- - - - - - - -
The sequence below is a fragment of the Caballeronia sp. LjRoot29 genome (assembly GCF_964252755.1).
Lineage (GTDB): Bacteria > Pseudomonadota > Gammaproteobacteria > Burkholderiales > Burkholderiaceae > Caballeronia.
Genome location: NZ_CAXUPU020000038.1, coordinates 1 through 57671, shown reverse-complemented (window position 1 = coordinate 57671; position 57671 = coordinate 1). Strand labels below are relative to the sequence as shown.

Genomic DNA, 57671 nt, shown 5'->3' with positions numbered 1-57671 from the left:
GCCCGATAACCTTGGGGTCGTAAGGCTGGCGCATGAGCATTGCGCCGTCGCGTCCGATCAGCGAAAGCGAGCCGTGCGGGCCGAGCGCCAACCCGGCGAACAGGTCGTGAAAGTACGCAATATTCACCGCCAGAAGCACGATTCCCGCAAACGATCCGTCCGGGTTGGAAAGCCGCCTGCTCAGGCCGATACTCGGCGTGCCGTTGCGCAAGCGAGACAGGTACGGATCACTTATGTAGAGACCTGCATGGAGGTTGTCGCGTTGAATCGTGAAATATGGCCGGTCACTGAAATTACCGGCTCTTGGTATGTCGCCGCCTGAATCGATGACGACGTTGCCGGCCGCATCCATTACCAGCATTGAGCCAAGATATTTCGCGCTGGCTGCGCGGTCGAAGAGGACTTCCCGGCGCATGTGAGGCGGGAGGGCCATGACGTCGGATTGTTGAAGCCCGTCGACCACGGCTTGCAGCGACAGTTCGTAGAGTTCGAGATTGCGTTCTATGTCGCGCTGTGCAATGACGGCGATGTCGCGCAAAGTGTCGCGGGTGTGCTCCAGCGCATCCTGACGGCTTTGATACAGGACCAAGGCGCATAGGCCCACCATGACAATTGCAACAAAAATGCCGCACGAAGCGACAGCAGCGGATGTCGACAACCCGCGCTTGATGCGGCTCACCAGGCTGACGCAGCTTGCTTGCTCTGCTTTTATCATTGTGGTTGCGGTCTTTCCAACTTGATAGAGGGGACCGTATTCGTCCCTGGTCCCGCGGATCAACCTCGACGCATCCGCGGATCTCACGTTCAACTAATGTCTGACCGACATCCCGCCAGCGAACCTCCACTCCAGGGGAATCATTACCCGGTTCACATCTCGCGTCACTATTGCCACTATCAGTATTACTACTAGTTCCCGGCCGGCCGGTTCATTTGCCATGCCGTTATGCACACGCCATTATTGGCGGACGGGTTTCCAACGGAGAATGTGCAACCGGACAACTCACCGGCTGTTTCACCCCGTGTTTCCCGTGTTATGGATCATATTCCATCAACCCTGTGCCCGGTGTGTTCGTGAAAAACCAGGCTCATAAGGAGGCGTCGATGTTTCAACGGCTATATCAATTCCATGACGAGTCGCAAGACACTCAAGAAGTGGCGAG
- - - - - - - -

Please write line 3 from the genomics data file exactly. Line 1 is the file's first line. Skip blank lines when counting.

Genome location: NZ_CAXUPU020000038.1, coordinates 1 through 57671, shown reverse-complemented (window position 1 = coordinate 57671; position 57671 = coordinate 1). Strand labels below are relative to the sequence as shown.